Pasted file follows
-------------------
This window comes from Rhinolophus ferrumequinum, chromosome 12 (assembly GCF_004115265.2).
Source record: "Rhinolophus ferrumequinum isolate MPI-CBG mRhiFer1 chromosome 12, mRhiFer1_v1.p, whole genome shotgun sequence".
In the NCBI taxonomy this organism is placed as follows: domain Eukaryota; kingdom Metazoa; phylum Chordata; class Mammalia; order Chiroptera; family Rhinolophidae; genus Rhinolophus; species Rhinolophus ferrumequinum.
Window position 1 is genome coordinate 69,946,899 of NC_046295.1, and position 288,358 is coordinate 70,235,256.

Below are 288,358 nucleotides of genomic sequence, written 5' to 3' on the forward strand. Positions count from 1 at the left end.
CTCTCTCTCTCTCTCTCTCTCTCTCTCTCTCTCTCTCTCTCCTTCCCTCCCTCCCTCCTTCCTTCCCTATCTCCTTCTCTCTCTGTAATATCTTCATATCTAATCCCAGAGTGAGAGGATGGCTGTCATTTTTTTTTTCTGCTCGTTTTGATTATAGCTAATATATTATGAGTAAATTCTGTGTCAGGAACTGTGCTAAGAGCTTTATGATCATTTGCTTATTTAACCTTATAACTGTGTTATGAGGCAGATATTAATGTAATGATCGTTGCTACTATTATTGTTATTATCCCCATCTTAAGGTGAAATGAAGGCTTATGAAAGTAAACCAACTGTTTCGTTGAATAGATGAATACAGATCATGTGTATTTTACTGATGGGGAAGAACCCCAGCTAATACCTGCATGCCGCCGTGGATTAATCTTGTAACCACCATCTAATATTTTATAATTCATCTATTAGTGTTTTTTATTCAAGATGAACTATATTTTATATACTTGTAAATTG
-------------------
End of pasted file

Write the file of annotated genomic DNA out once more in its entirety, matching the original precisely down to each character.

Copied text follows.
This window comes from Rhinolophus ferrumequinum, chromosome 12 (assembly GCF_004115265.2).
Source record: "Rhinolophus ferrumequinum isolate MPI-CBG mRhiFer1 chromosome 12, mRhiFer1_v1.p, whole genome shotgun sequence".
In the NCBI taxonomy this organism is placed as follows: domain Eukaryota; kingdom Metazoa; phylum Chordata; class Mammalia; order Chiroptera; family Rhinolophidae; genus Rhinolophus; species Rhinolophus ferrumequinum.
Window position 1 is genome coordinate 69,946,899 of NC_046295.1, and position 288,358 is coordinate 70,235,256.

Below are 288,358 nucleotides of genomic sequence, written 5' to 3' on the forward strand. Positions count from 1 at the left end.
CTCTCTCTCTCTCTCTCTCTCTCTCTCTCTCTCTCTCTCTCCTTCCCTCCCTCCCTCCTTCCTTCCCTATCTCCTTCTCTCTCTGTAATATCTTCATATCTAATCCCAGAGTGAGAGGATGGCTGTCATTTTTTTTTTCTGCTCGTTTTGATTATAGCTAATATATTATGAGTAAATTCTGTGTCAGGAACTGTGCTAAGAGCTTTATGATCATTTGCTTATTTAACCTTATAACTGTGTTATGAGGCAGATATTAATGTAATGATCGTTGCTACTATTATTGTTATTATCCCCATCTTAAGGTGAAATGAAGGCTTATGAAAGTAAACCAACTGTTTCGTTGAATAGATGAATACAGATCATGTGTATTTTACTGATGGGGAAGAACCCCAGCTAATACCTGCATGCCGCCGTGGATTAATCTTGTAACCACCATCTAATATTTTATAATTCATCTATTAGTGTTTTTTATTCAAGATGAACTATATTTTATATACTTGTAAATTG